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Scripting with a Timeline Layout

Q1:Is there any quick, easy, one-two-three method for scripting a presentation?
Actually there is. It's called a timeline layout. There are three segments in the timeline, based on chronology, following the pattern of past, present, and future. Some people use the metaphor of “where we were, where we are, where we're going.” You can probably use this process with almost any type of script or situation and it's certainly easier to remember your key points when you use the timeline approach.

For example, let's say you have to give a short talk on the progress of a particular project. First, you determine the outcome of the talk (the call to action). You decide you want the group to continue to support the project. Nothing major, just “continued support.” People give continued support to things that have a track record of satisfaction. So the objective is to demonstrate satisfactory results. You have an objective and a call to action. Now you need a script. Of the noted types found in this chapter, you select “problem-solution.”

Using the timeline layout, you apply the problem-solution scenario to the past, present, and future using no more than three issues for each segment of the timeline. Thus, for the past you mention three specific problems which led to the need for the project, and you identify at least one solution that came about to address one of those problems. This begins your journey to providing satisfactory results (remember the objective?).

Next, you focus on current issues (present) and how several initiatives are being used to address the remaining problems from the past. In addition, you show how the solution to some of the problems has opened new concerns, which might develop into problems if left unchecked. For example, you might show that the implementation of a new procedure while streamlining communication has created the need for advanced technology and additional expertise. This is your first indication to the group that you will require their continued support for the increasing scope of the project (remember the call to action?).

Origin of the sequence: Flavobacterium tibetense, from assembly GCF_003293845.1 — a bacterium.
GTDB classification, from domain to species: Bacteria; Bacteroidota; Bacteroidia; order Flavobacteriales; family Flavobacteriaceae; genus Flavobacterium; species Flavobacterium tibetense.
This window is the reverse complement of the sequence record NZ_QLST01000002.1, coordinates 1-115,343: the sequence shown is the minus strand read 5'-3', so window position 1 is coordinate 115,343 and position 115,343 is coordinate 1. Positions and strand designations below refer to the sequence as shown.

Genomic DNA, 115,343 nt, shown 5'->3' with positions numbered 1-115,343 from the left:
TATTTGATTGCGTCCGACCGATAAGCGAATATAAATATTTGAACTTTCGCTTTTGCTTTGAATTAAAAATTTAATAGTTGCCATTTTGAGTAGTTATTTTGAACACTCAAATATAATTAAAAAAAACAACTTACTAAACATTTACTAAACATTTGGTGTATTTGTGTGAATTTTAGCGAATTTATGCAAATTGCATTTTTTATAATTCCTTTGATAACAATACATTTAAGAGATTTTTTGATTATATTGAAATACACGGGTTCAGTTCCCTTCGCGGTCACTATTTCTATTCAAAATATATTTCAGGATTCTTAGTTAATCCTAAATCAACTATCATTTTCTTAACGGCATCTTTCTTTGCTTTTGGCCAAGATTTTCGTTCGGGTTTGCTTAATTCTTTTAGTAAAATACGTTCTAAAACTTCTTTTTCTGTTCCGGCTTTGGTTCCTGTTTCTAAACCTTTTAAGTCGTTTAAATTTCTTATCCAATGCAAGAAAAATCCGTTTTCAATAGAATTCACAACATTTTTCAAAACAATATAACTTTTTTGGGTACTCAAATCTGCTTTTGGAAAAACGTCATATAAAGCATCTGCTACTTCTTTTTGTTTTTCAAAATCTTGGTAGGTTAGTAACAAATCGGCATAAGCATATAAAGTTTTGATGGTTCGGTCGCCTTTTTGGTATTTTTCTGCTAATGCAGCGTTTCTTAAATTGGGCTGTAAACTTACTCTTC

Then, you discuss the strategy or plan for the future and the results you expect based on the already demonstrated and satisfactory past performance. You show how the investment in already-proven, additional resources will continually improve the specific business function that the project was originally intended to address. You close by showing that, without continued support for the project, the original problems that created the need for the project will return but the effect of those problems will be magnified based on the current economic and competitive conditions.

Your ability to remember and discuss information is based on your understanding as to where that data fits along the timeline of past, present, and future. Just make sure that everything you present matches the objective (satisfactory results) and leads to the call to action (continued support).

Being Consistent, Yet Unique

Q1:How can I maintain consistency in all my messages yet keep them unique?
The easiest way to create and deliver messages with consistency and impact is to find yourself in the message. The closer the message is to your heart and your belief system, the easier it is to be consistent.

But don't confuse consistency with conformity. When you try to conform to the message, you make sacrifices and trade-offs in order to fit yourself into the message. This cannot be done with any sincerity because your heart and soul will not allow it. When you are consistent with the message, you make the message conform to you and the message is expressed naturally, through your actions.

If I coached you to higher levels of this presentation skill, I would force you to find where in a given message you have the strongest tie. In other words, what part of the message is closest to your heart? Once you match a core principle (belief) of your life to a particular element in the message, a link is established between you and the message. That is the starting point for developing a consistency. You might have to modify the message by slanting it to your way of thinking. But that's the beauty of shaping a message to your personal and natural style.

For every message thereafter, you will use the same process to find the elements in the message that match at least one of your core principles. Messages will change, but you must remain true to your own beliefs. This is why I am able to work with so many different people from such diverse groups. The consistency in the coaching is to simply create the link between the message and the messenger.

And don't think you can't match the message. A message and a corporate philosophy are created by individuals who are part of the same race—the human race. For all the diversity that exists, we still share basic instincts and characteristics simply by the fact that we are human. So, start from the premise that you are able to find elements of a message or a philosophy that fit you. The consistency in your own heart must be the watermark for all ideas and concepts you expect to support.



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